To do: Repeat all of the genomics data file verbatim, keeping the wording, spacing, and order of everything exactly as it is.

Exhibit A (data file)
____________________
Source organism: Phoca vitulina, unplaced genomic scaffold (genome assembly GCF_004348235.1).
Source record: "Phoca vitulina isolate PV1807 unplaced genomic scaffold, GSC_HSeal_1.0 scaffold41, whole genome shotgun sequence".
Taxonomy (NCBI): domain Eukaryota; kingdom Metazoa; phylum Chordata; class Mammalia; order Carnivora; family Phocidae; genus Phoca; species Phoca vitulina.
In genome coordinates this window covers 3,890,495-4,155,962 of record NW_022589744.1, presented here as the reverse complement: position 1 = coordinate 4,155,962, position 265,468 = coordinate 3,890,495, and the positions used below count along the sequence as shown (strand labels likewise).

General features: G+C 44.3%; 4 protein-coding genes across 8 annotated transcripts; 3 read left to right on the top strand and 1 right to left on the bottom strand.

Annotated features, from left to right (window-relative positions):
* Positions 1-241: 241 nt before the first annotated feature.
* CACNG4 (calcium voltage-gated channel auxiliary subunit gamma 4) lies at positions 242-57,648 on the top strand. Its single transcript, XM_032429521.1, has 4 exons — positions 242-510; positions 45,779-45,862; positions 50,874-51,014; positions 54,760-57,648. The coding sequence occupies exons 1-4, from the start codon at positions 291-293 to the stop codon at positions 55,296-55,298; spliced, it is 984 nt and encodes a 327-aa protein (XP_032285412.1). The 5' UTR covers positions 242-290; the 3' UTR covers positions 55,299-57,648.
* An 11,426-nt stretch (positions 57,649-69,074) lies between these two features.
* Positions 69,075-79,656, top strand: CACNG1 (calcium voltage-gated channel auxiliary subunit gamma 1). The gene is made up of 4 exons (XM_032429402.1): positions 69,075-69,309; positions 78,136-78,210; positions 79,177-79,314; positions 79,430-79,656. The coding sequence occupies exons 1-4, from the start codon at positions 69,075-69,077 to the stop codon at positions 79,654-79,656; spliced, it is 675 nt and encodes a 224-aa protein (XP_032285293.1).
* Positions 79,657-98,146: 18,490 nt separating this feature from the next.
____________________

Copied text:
Source organism: Phoca vitulina, unplaced genomic scaffold (genome assembly GCF_004348235.1).
Source record: "Phoca vitulina isolate PV1807 unplaced genomic scaffold, GSC_HSeal_1.0 scaffold41, whole genome shotgun sequence".
Taxonomy (NCBI): domain Eukaryota; kingdom Metazoa; phylum Chordata; class Mammalia; order Carnivora; family Phocidae; genus Phoca; species Phoca vitulina.
In genome coordinates this window covers 3,890,495-4,155,962 of record NW_022589744.1, presented here as the reverse complement: position 1 = coordinate 4,155,962, position 265,468 = coordinate 3,890,495, and the positions used below count along the sequence as shown (strand labels likewise).

General features: G+C 44.3%; 4 protein-coding genes across 8 annotated transcripts; 3 read left to right on the top strand and 1 right to left on the bottom strand.

Annotated features, from left to right (window-relative positions):
* Positions 1-241: 241 nt before the first annotated feature.
* CACNG4 (calcium voltage-gated channel auxiliary subunit gamma 4) lies at positions 242-57,648 on the top strand. Its single transcript, XM_032429521.1, has 4 exons — positions 242-510; positions 45,779-45,862; positions 50,874-51,014; positions 54,760-57,648. The coding sequence occupies exons 1-4, from the start codon at positions 291-293 to the stop codon at positions 55,296-55,298; spliced, it is 984 nt and encodes a 327-aa protein (XP_032285412.1). The 5' UTR covers positions 242-290; the 3' UTR covers positions 55,299-57,648.
* An 11,426-nt stretch (positions 57,649-69,074) lies between these two features.
* Positions 69,075-79,656, top strand: CACNG1 (calcium voltage-gated channel auxiliary subunit gamma 1). The gene is made up of 4 exons (XM_032429402.1): positions 69,075-69,309; positions 78,136-78,210; positions 79,177-79,314; positions 79,430-79,656. The coding sequence occupies exons 1-4, from the start codon at positions 69,075-69,077 to the stop codon at positions 79,654-79,656; spliced, it is 675 nt and encodes a 224-aa protein (XP_032285293.1).
* Positions 79,657-98,146: 18,490 nt separating this feature from the next.